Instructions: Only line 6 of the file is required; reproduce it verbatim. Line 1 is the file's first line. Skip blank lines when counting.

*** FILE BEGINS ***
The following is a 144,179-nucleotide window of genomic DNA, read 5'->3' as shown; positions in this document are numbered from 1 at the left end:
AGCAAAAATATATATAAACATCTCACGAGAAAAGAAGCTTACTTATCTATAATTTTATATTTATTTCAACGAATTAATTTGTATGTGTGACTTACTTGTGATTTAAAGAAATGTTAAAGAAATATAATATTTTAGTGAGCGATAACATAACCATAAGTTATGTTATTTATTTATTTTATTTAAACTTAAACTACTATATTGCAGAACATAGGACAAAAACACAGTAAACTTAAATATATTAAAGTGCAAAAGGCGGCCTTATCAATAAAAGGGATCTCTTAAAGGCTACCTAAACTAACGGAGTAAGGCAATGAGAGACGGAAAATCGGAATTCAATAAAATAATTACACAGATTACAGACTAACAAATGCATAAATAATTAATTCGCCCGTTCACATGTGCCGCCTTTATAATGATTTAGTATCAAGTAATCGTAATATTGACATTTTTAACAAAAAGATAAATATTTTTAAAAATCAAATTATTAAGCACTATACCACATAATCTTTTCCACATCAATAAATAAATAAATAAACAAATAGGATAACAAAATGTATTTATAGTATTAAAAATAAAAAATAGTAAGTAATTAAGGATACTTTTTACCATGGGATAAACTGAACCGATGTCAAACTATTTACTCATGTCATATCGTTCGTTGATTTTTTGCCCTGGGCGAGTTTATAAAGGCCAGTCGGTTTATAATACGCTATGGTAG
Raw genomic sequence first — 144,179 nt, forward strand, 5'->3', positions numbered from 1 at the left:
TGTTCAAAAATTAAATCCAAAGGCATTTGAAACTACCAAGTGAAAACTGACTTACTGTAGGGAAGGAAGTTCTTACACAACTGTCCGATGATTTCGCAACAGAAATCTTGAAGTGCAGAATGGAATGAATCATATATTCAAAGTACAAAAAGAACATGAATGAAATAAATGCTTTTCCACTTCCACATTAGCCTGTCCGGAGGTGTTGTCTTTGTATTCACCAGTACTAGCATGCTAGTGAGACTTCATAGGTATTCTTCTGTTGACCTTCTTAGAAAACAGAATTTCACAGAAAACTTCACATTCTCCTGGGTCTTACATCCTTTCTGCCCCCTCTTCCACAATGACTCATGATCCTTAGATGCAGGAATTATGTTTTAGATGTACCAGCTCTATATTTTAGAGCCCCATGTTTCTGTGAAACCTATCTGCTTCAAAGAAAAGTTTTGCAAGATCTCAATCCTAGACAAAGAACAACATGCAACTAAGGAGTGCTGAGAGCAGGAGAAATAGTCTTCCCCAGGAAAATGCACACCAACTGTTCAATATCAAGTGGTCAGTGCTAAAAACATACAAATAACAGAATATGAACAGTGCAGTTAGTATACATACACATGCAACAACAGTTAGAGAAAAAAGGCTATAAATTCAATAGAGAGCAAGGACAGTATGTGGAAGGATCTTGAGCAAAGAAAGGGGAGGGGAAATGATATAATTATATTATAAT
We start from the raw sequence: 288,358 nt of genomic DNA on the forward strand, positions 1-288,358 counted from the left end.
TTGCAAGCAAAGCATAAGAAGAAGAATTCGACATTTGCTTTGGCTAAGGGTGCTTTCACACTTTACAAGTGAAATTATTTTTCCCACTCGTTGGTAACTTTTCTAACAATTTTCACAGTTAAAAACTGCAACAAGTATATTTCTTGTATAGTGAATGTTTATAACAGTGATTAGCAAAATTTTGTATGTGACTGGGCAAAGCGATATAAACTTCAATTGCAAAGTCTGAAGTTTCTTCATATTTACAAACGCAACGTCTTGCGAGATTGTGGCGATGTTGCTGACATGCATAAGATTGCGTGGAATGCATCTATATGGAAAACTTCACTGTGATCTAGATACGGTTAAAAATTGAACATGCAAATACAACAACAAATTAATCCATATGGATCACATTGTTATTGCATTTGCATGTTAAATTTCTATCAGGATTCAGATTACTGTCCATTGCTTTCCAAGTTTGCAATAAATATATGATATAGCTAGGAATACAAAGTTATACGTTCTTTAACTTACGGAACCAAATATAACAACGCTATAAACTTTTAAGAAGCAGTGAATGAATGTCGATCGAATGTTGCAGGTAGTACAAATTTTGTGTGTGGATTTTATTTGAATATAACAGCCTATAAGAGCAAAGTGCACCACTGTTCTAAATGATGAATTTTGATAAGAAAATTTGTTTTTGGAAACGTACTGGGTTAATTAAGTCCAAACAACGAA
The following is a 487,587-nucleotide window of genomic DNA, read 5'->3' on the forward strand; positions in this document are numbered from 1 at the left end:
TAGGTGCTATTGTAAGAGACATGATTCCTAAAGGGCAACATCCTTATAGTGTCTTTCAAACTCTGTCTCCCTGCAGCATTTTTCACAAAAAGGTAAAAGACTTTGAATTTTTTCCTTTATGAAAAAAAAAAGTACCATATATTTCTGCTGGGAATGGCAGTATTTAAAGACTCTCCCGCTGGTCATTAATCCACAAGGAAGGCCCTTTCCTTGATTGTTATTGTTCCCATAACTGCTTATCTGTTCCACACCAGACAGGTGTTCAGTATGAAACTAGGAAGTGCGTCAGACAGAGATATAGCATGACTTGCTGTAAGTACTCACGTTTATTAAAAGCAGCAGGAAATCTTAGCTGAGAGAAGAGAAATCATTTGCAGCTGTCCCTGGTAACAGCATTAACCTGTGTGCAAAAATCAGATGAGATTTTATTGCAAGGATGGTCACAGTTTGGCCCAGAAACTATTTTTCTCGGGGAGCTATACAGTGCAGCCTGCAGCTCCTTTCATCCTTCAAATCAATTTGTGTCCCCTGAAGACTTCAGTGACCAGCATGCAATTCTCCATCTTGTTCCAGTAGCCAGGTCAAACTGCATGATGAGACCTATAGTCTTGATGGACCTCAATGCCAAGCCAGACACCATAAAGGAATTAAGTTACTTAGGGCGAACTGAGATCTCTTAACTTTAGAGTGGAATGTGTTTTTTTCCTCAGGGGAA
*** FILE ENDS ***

TTGCAAGCAAAGCATAAGAAGAAGAATTCGACATTTGCTTTGGCTAAGGGTGCTTTCACACTTTACAAGTGAAATTATTTTTCCCACTCGTTGGTAACTTTTCTAACAATTTTCACAGTTAAAAACTGCAACAAGTATATTTCTTGTATAGTGAATGTTTATAACAGTGATTAGCAAAATTTTGTATGTGACTGGGCAAAGCGATATAAACTTCAATTGCAAAGTCTGAAGTTTCTTCATATTTACAAACGCAACGTCTTGCGAGATTGTGGCGATGTTGCTGACATGCATAAGATTGCGTGGAATGCATCTATATGGAAAACTTCACTGTGATCTAGATACGGTTAAAAATTGAACATGCAAATACAACAACAAATTAATCCATATGGATCACATTGTTATTGCATTTGCATGTTAAATTTCTATCAGGATTCAGATTACTGTCCATTGCTTTCCAAGTTTGCAATAAATATATGATATAGCTAGGAATACAAAGTTATACGTTCTTTAACTTACGGAACCAAATATAACAACGCTATAAACTTTTAAGAAGCAGTGAATGAATGTCGATCGAATGTTGCAGGTAGTACAAATTTTGTGTGTGGATTTTATTTGAATATAACAGCCTATAAGAGCAAAGTGCACCACTGTTCTAAATGATGAATTTTGATAAGAAAATTTGTTTTTGGAAACGTACTGGGTTAATTAAGTCCAAACAACGAA